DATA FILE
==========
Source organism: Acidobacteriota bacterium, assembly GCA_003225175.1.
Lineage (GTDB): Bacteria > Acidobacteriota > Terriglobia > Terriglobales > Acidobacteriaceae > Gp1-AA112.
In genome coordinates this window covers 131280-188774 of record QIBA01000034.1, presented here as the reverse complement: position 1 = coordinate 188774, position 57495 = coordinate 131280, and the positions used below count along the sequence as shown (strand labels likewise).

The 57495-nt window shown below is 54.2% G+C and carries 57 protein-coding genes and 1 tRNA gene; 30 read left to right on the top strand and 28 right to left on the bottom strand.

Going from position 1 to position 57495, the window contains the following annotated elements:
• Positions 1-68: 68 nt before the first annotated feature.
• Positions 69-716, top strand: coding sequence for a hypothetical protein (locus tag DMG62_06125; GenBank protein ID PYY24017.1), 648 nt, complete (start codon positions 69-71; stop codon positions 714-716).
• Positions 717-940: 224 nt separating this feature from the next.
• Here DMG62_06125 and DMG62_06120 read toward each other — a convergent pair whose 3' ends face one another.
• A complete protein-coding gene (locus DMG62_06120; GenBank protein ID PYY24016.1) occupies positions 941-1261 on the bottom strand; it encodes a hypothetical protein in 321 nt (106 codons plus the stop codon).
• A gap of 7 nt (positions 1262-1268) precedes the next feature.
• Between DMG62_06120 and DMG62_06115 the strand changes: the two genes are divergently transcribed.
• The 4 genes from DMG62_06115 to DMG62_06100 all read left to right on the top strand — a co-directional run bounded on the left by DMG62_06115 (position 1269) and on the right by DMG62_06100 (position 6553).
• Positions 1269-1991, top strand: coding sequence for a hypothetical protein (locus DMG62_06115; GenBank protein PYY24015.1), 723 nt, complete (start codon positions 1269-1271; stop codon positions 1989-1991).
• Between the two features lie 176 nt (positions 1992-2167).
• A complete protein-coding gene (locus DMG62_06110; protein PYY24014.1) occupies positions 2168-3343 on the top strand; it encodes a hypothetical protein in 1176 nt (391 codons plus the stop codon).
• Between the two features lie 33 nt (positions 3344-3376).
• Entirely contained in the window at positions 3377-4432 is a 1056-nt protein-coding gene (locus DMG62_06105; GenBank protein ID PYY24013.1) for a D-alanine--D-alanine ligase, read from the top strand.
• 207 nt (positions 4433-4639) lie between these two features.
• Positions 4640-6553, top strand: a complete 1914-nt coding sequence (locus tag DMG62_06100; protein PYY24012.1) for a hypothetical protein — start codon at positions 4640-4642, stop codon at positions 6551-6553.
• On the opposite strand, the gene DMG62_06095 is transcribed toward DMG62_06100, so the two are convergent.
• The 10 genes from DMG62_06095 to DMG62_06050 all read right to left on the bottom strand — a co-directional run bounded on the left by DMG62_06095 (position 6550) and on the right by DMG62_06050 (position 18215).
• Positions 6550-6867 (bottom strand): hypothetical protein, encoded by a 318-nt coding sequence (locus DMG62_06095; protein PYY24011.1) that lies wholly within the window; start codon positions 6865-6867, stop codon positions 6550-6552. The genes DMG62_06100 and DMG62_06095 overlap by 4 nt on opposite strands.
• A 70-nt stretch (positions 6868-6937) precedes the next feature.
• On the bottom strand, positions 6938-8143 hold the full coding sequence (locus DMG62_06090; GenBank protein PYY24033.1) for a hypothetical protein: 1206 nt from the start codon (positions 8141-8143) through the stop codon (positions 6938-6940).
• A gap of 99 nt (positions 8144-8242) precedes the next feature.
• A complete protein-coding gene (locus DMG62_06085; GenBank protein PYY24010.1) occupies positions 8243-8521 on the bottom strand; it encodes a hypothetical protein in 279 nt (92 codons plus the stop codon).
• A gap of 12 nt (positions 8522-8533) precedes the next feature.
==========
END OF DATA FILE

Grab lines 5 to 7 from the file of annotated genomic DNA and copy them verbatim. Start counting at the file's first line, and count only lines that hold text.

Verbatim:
Going from position 1 to position 57495, the window contains the following annotated elements:
• Positions 1-68: 68 nt before the first annotated feature.
• Positions 69-716, top strand: coding sequence for a hypothetical protein (locus tag DMG62_06125; GenBank protein ID PYY24017.1), 648 nt, complete (start codon positions 69-71; stop codon positions 714-716).